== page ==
Minutes of the October 21, 2009 meeting of the Council on Environmental Quality held in the Holcombe Conference Room of 79 Elm St., Hartford, CT.  

PRESENT: Barbara Wagner (Chair), Howard Beach, Janet Brooks, Bruce Fernandez, John Mandyck, Richard Sherman, Karl Wagener (Executive Director), Peter Hearn (Environmental Analyst).

Chair Wagner convened the meeting at 9:10 AM, noting the presence of a quorum.

Chair Wagner asked if there were any clarifications or revisions of the minutes of the meeting of September 23, 2009. There were none. Brooks motioned to approve; second by Sherman and approved unanimously.

Executive Director’s Report

Wagener said that his speech at the annual meeting of the Connecticut Audubon Society had led to a follow-up meeting on ways to improve land conservation strategy.

Wagener reported that the Department of Environmental Protection (DEP) had proposed new stream flow standards and regulations. Sherman said that this had been a big issue and the Council may want to comment on it.  (Later in the meeting, the Council agreed to invite the appropriate person from the DEP to present an overview of the proposal.)

Wagener reported that the General Assembly’s Program Review and Investigations Committee had a briefing followed by a public hearing on Municipal Solid Waste Services. He asked Hearn to report on it. Hearn said that the report by the legislative staff was an excellent summary of the issues and status of solid waste disposal and recycling in the state, and noted that it was available on the committee’s web site. No policy recommendations were made at the briefing.

Wagener reminded the Council that the annual Connecticut Forest Conservation and Research Forum, which the Council co-sponsors, is scheduled for November 24.

Wagener said that staff will put on the meeting agendas all cell tower applications it receives, at the time the Connecticut Siting Council solicits the Council’s comments, even if staff is not proposing comments.

The search function on the Council web site has been improved, Wagener reported. Eventually the Council’s web site will have the new format to which all agencies are being switched.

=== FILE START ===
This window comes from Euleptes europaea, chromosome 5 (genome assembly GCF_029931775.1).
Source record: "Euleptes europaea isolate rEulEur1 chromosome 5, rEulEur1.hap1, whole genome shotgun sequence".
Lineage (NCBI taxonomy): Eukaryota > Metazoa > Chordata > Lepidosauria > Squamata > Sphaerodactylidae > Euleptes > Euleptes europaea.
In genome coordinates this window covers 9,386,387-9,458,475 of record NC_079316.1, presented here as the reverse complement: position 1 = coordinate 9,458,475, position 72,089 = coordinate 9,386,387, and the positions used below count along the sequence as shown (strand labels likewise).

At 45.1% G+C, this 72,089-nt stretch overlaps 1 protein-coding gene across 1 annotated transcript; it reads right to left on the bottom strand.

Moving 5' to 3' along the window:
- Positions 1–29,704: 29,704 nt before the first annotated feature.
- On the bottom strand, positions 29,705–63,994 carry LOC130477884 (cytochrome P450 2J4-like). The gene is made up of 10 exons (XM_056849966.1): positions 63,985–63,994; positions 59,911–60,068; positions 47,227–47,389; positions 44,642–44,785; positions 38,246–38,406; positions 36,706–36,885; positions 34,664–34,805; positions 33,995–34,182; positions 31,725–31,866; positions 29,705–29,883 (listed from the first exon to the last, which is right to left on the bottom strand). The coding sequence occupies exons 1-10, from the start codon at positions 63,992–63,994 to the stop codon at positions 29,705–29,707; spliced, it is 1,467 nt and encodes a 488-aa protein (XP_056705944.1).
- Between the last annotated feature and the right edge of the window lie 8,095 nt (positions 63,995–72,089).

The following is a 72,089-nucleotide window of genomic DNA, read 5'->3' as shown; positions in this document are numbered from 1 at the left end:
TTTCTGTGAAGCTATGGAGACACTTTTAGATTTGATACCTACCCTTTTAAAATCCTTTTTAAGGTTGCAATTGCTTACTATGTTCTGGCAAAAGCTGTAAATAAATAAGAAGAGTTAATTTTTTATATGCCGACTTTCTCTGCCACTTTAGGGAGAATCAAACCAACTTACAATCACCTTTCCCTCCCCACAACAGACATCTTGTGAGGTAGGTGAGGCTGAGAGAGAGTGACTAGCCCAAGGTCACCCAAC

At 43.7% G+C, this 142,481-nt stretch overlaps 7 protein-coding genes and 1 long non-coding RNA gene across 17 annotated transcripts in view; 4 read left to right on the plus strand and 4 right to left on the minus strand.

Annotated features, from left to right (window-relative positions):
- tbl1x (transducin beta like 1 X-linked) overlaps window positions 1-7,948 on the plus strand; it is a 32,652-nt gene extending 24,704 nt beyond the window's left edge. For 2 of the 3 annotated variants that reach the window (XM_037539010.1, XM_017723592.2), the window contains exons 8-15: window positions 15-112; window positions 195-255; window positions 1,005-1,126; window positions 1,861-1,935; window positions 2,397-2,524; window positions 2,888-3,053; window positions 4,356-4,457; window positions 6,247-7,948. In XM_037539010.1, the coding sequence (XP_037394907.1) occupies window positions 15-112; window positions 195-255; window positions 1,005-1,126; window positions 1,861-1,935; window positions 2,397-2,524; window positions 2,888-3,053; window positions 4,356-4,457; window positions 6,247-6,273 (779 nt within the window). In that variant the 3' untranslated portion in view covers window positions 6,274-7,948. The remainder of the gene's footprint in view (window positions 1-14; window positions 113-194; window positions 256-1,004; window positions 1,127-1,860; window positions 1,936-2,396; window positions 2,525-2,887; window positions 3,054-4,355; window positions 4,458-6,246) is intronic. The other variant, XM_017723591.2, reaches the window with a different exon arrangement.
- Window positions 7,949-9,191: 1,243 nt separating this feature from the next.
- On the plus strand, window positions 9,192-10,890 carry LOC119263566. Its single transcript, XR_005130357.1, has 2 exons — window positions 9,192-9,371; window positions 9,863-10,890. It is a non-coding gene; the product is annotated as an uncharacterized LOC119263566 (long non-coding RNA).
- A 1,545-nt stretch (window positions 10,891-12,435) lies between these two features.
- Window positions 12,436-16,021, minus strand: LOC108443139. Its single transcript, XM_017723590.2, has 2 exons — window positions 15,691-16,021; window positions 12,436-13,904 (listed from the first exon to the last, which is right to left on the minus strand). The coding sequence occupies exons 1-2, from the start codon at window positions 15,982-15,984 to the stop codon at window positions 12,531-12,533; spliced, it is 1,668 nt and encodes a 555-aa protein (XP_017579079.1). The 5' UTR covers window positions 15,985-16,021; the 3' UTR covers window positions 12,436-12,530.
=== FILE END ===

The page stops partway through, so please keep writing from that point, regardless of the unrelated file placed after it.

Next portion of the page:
The Department of Economic and Community Development (DECD) will be sending a representative to the November Council meeting to present the DECD’s recommendations to exempt parcels smaller than ten acres from the requirement that proposed state land transfers be published for public notice in the Environmental Monitor.

Mandyck mentioned that Hartford had initiated a recycling project that offers store coupons to households based on the weight of their recyclables in a “single stream” recycling program.  He asked whether Council members thought the Council should offer congratulations or otherwise acknowledge this innovative effort. Other Council members suggested that commendations should go to all towns that have incorporated this or other new and effective approaches to increasing recycling. Staff was asked to determine if the Hartford “recycle bank” was the first of its kind in the state and what other towns’ efforts are worthy of note.

Citizen Complaints

Wagener said staff received a call from the person who had reported the wetlands / tree cutting violation that was discussed last month. The person was concerned that lack of the town’s name in the minutes reflected only a cursory discussion at the actual meeting, when the citizen had intended the complaint to be a formal one. The person was assured such was not the case, and that it was being treated fully as a complaint.

Wagener reported that he had received several emails about a proposed stimulus-funded upgrade of the Valley Railroad line, which is owned by the DEP and leased to the Valley Railroad. Trains now run from Essex to Haddam along the Connecticut River. If the line is opened to Middletown, as proposed, trains reportedly would haul municipal solid waste, incinerator ash, and sewage. Residents concerned about this are asking whether Connecticut Environmental Policy Act (CEPA) applies since the railroad runs on land owned by the DEP.

At this point Commissioner Amey Marrella arrived and the discussion was postponed until later in the meeting. The Commissioner was introduced by Chair Wagner.

Discussion with Amey Marrella, Commissioner of Environmental Protection

Commissioner Marrella began by saying she is appreciative of the Council’s many useful reports it has provided. She said that the fact that the DEP has avoided layoffs has been good for morale and that staff remains highly motivated to continue their work protecting the state’s environment. Many of the managers have seen their work loads increase due to early retirements and this may not be ameliorated for a few months due to the time required to bring on replacements. About 25 of the 68 positions lost will be refilled.